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Ilona Herlin

Maria Ilona Herlin
Born April 8, 1965, Kirkkonummi

MA 1992 and PhD 1998 (Finnish Language), University of Helsinki
Docent at the University of Helsinki 2006-

Independent scholar 2006-
Doctoral assistant at the University of Helsinki 2006
Postdoctoral researcher at the Academy of Finland 1995–1998

Publications, research projects and other scientific activities

Research topics: Finnish grammar, in particular the relationship between sentences, infinitives, particles and personalities, the position of empathy in language, language and nature

Smiling Girl Statue for students with good friendship skills 1972
2nd place in the Masala school district ski and temperance writing competition 1973
Best poster at the Finnish Conference of Linguistics, Helsinki 2002

Written by Ilona Herlin (Riitta-Ilona Hurmerinta, ed.)
Translated by
Joe McVeigh

My dream

My dream is to get people to understand the cultural nature of environmental problems and to get the solution to the problems from the humanist point of view. As a multi-humanist I am happy to work with researchers in my field. The conversation is easier of course when you have shared backgrounds, but cooperation between fields seems to become more important when entering into the trickier problems of the world. With the Kone Foundation I have been involved with creating and kindling interdisciplinary projects and I believe there are still some humanities-social science-environmental projects to be generated during my time at the foundation. Maybe one of them can fulfil my dream.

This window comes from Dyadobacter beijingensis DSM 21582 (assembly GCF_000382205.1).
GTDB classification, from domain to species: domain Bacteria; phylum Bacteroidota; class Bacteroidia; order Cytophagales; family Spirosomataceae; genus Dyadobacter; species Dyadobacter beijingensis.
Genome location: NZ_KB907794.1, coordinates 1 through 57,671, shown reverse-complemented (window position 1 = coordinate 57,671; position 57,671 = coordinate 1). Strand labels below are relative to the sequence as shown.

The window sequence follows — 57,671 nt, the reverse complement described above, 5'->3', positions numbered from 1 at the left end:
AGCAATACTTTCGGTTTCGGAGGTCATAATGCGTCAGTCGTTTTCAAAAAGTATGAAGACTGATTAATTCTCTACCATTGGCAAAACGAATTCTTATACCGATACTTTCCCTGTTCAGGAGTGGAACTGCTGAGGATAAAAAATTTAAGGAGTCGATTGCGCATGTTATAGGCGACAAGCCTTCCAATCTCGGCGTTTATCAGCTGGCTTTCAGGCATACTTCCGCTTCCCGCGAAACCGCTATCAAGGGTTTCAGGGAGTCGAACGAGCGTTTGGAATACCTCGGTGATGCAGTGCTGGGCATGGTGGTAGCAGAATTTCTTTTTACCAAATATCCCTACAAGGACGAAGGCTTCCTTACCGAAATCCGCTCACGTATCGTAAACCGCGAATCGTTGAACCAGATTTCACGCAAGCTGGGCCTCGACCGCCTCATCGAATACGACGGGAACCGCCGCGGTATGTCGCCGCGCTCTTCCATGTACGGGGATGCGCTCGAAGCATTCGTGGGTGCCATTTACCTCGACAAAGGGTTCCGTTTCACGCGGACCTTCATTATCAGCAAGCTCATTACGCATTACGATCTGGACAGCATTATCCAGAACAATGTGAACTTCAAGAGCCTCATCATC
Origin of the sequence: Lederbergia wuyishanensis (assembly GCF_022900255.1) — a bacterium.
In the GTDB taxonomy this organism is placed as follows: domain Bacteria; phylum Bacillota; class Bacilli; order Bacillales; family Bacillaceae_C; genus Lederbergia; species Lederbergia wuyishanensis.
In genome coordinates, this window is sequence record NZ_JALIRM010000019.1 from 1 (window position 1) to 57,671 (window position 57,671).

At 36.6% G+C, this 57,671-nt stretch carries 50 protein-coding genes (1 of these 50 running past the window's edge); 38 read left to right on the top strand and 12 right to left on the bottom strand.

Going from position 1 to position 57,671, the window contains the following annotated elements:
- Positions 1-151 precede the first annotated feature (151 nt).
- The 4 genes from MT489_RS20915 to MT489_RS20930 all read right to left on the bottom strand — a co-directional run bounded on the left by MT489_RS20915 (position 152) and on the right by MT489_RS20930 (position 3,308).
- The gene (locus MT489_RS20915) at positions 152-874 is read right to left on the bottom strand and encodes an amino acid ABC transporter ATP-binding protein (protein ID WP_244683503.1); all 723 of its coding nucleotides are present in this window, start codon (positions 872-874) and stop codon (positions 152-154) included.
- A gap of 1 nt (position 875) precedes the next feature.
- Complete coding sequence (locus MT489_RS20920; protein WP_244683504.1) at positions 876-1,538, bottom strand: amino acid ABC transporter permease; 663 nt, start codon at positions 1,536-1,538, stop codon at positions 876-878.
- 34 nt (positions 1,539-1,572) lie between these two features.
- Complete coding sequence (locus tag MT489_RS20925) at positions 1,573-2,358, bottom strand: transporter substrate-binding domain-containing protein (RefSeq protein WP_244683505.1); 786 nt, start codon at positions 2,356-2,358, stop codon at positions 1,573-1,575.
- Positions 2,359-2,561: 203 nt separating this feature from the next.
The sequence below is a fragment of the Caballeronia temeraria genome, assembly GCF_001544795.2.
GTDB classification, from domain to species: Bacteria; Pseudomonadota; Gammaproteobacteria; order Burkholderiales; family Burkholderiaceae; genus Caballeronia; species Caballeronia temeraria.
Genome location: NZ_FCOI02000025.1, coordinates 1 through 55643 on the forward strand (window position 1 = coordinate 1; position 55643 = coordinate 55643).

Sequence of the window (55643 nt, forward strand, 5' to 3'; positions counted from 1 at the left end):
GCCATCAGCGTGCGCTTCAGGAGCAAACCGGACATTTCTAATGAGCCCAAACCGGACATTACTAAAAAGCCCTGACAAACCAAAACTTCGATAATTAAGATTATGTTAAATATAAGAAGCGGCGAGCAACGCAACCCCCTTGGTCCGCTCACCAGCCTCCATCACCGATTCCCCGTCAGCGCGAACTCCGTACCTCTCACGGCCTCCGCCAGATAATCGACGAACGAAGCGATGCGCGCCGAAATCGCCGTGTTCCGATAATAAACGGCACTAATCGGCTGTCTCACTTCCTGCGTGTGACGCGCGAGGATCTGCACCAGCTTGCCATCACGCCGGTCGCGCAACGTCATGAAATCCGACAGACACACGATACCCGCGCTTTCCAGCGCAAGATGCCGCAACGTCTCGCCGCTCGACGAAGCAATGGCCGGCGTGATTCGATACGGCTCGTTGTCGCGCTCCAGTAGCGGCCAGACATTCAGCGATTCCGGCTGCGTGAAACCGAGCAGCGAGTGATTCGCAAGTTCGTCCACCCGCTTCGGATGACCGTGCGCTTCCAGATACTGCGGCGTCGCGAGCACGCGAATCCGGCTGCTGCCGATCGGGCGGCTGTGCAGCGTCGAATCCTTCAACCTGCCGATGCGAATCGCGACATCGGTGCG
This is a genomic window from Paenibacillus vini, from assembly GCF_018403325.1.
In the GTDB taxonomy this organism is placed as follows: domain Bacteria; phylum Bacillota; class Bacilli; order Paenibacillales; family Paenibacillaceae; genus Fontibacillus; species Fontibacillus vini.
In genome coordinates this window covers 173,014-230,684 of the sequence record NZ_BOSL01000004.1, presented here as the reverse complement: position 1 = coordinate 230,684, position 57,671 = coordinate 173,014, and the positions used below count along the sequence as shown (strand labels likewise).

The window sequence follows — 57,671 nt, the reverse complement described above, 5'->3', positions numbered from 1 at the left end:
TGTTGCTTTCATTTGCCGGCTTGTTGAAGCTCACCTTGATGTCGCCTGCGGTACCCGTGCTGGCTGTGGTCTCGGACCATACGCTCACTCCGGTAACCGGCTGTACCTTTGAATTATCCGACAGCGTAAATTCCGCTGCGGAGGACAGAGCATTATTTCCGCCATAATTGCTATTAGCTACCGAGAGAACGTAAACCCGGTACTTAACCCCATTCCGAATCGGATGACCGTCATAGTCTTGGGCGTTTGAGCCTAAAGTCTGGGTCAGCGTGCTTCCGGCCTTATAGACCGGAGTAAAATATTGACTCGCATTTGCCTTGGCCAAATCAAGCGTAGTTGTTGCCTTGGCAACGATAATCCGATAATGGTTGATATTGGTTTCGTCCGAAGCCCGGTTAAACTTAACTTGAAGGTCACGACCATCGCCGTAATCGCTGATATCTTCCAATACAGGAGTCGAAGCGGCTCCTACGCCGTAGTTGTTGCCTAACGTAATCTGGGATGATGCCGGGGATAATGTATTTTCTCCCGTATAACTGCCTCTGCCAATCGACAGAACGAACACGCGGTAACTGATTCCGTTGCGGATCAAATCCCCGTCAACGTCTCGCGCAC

I also want to write a Finnish language book that deals with the relationship between humans and nature, or the ways in which nature is talked about and how it appears in the Finnish language. It would be best to write something that is simultaneously thorough for linguists and understandable to people from other fields. The implementation of my book project would require many weeks free of meetings. Just as all sorts of junk and associations hide the main point in many of my publications, it appears that the most important work of my career gets buried under insignificant obligations.

Photo: Jukka Liukkonen.


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